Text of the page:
These preliminary considerations lead us directly into Pope Benedict XVI’s encyclical, Caritas in Veritate. Benedict XVI ties the Church’s social teaching to the truth of faith, at once extinguishing the notion that social doctrine is merely an annex to Catholic doctrine:
For this reason the Church searches for truth, proclaims it tirelessly and recognizes it wherever it is manifested. This mission of truth is something that the Church can never renounce. Her social doctrine is a particular dimension of this proclamation: it is a service to the truth which sets us free. Open to the truth, from whichever branch of knowledge it comes, the Church’s social doctrine receives it, assembles into a unity the fragments in which it is often found, and mediates it within the constantly changing life-patterns of the society of peoples and nations. (Caritas in Veritate 9)
In fact, Benedict XVI ventures to describe social doctrine as the “social Magisterium of the Popes” (ibid., 12), making explicit both the authoritativeness of the doctrine and its place among the faith and morality of Catholicism. This is a very unconventional way of describing Catholic social teaching, underscoring its connection to the authentic teaching authority of the Church. Moreover, Benedict XVI dispels the myth that there are differences and discontinuity in the papal social encyclical tradition. One such myth is that the teachings of Pope John XXIII and Pope Paul VI were in some way socialist in spirit, unlike the social teachings of their predecessors and successors. Another is that John Paul II’s Centesimus Annus marked a break in papal social teaching in favor of free market economics. Benedict XVI puts to rest any such hermeneutic of discontinuity:
In this sense, clarity is not served by certain abstract subdivisions of the Church’s social doctrine, which apply categories to Papal social teaching that are extraneous to it. It is not a case of two typologies of social doctrine, one pre-conciliar and one post-conciliar, differing from one another: on the contrary, there is a single teaching, consistent and at the same time ever new. It is one thing to draw attention to the particular characteristics of one Encyclical or another, of the teaching of one Pope or another, but quite another to lose sight of the coherence of the overall doctrinal corpus. (ibid., 12)
Perhaps even more forcefully, Benedict XVI declares that Catholic social teaching issues from, and is essential to, the evangelical mission of the Church itself received directly from Jesus Christ:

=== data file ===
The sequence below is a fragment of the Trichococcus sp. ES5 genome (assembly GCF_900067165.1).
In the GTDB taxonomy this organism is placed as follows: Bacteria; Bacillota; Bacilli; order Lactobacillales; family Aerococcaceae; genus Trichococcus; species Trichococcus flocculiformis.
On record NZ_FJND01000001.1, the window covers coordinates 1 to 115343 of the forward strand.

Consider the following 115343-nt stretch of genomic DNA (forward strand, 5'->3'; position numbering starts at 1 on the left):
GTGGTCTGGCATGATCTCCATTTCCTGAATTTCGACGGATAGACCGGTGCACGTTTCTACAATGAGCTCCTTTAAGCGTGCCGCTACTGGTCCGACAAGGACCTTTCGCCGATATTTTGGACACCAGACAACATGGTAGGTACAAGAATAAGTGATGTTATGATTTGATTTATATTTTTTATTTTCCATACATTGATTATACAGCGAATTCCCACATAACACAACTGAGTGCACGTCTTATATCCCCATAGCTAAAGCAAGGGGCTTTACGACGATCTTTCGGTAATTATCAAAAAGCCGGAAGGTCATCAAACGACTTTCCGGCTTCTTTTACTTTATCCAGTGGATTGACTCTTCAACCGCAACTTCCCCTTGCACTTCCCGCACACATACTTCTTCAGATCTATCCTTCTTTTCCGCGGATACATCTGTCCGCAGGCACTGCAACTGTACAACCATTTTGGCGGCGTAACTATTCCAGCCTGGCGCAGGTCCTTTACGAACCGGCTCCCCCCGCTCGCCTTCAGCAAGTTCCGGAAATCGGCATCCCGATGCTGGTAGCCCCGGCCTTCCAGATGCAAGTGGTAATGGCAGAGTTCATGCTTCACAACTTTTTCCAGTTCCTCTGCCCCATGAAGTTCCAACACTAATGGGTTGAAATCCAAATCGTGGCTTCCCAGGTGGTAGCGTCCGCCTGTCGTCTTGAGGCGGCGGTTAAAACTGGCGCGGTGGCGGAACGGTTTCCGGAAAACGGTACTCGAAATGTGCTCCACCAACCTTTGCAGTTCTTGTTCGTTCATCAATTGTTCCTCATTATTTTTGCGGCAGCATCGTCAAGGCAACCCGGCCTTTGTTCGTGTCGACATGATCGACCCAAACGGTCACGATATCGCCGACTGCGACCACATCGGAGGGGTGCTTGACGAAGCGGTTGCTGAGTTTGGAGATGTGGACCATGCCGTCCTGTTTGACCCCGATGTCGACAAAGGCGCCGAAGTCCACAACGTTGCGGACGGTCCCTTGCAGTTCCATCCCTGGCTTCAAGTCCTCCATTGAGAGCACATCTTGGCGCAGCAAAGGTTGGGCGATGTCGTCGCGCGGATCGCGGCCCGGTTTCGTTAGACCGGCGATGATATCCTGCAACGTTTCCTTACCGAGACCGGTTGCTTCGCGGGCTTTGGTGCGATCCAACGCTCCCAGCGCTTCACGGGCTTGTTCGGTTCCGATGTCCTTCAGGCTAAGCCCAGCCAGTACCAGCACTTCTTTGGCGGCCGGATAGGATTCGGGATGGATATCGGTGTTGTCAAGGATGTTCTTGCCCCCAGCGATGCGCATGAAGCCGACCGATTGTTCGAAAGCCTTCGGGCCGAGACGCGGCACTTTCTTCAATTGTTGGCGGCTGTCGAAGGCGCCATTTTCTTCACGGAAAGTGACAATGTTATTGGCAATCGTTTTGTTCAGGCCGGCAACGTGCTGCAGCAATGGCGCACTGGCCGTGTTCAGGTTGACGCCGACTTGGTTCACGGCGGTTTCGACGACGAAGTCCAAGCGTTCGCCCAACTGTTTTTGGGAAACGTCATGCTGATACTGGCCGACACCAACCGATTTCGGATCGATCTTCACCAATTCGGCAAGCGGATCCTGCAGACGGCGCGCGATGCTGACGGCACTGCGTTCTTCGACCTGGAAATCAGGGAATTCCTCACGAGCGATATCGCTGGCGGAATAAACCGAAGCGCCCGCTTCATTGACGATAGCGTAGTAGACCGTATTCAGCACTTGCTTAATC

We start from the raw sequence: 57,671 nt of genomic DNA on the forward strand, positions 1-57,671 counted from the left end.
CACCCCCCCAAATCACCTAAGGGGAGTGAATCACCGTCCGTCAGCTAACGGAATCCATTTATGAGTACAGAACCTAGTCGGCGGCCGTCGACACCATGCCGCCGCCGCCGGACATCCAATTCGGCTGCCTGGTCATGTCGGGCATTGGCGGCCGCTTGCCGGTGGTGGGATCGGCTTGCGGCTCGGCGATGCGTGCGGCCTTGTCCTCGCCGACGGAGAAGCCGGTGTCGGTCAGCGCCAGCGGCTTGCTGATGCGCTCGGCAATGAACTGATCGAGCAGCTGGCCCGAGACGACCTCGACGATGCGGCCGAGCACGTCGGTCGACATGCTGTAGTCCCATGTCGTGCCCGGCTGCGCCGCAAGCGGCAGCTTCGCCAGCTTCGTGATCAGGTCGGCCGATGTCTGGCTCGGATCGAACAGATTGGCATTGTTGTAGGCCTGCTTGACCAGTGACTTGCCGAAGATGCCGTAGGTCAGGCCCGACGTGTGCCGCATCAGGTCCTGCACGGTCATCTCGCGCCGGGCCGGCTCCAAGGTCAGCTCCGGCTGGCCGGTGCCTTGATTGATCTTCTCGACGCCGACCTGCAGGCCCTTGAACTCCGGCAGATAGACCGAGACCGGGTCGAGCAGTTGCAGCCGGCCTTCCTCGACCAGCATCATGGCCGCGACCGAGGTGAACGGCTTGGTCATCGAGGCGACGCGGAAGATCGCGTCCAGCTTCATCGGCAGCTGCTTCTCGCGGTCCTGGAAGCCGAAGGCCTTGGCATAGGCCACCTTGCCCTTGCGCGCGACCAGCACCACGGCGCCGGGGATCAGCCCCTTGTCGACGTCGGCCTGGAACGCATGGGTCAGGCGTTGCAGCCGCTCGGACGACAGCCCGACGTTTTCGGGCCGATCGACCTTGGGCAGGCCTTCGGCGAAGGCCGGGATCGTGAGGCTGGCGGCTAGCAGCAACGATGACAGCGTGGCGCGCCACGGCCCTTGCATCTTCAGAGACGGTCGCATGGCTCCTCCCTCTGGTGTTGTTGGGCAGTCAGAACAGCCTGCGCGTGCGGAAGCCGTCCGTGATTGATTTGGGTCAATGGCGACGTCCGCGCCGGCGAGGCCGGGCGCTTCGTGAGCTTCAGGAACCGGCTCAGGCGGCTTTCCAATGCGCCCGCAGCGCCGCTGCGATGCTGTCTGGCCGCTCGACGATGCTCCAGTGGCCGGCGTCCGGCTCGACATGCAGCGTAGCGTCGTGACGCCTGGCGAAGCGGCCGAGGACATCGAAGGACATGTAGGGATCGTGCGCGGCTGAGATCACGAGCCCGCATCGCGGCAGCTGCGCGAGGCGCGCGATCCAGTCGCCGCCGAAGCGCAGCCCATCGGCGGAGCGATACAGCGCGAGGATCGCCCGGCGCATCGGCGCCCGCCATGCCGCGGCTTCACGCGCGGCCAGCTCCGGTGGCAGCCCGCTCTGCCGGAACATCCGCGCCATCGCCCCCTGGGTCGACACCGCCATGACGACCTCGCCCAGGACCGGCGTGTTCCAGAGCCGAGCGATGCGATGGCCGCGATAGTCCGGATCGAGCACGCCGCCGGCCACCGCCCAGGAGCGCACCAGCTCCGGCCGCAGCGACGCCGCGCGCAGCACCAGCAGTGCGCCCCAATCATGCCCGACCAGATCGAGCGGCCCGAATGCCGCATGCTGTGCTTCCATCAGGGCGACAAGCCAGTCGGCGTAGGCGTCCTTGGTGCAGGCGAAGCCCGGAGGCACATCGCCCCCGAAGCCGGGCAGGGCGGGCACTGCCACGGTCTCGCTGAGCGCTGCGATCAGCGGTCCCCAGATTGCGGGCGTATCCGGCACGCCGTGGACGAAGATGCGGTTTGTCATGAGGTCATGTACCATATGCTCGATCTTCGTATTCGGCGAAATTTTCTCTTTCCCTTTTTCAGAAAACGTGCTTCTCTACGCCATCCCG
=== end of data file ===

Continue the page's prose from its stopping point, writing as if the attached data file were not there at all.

Testimony to Christ’s charity, through works of justice, peace and development, is part and parcel of evangelization, because Jesus Christ, who loves us, is concerned with the whole person. These important teachings form the basis for the missionary aspect of the Church’s social doctrine, which is an essential element of evangelization. The Church’s social doctrine proclaims and bears witness to faith. It is an instrument and an indispensable setting for formation in faith. (ibid., 15)
We see now why a social encyclical bears the title “Love in Truth.” The synergy of truth and charity is the heart of the encyclical, which is why the Introduction is its most important section. In the Introduction, Benedict XVI tells us that Truth is communicated through charity, and truth is made compelling and authentic in the social exercise of charity. Truth, in other words, is made credible within the context of socially practiced love for one another (ibid., 2). Our social life ought to shine forth the evidential quality of the truth of the Gospel.
The Church proclaims the Truth – the Word made flesh, and one aspect of this Truth is how human beings are to live together as “one human family” in its social, political, and economic dimensions (ibid., 7). Caritas, Benedict XVI tells us, is nothing other than God’s “grace,” and the primary instrument of God’s grace is the Church. Moreover, as the entire Introduction of the encyclical proclaims, charity extends into every dimension of human life, including the economic, political, and cultural spheres. By identity, then, grace–the province of the Church–is involved in human social life. Furthermore, the Church’s teaching and guidance is not only the primary guide with respect to the life of faith, but also with respect to social life in its multifarious dimensions:
“Caritas in veritate” is the principle around which the Church’s social doctrine turns, a principle that takes on practical form in the criteria that govern moral action.(ibid, 6)
There is no strict separation, therefore, between faith and political or economic life. Why? Because grace extends to every corner and crevice of humanity’s affairs. Grace is the “principle driving force behind the authentic development of eveyr person and all humanity” (ibid., 1). This is why the Church’s teaching is requisite for the conduction of genuine social projects, which typically bear political and economic forms. We dismiss, neglect, or minimize the Church’s social teaching, especially that of the papal encyclical tradition, at our and the world’s peril.
More forcefully than any of his predecessors has Pope Benedict XVI insists on the authoritative message of the Church for social, political, and economic life. And so we have a further, perhaps more persuasive, answer to our initial question as to the reasons a Catholic would care about this encyclical and Catholic social teaching. Catholic social teaching proceeds from the heart of the Church–from caritas. A Catholic is called to be a witness to the truth and love of God Father in Jesus Christ through his/her social life. Benedict XVI, invoking and expanding the teachings of his predecessors, has forged for us a way to love our neighbor in truth today.
Something to remember while voting.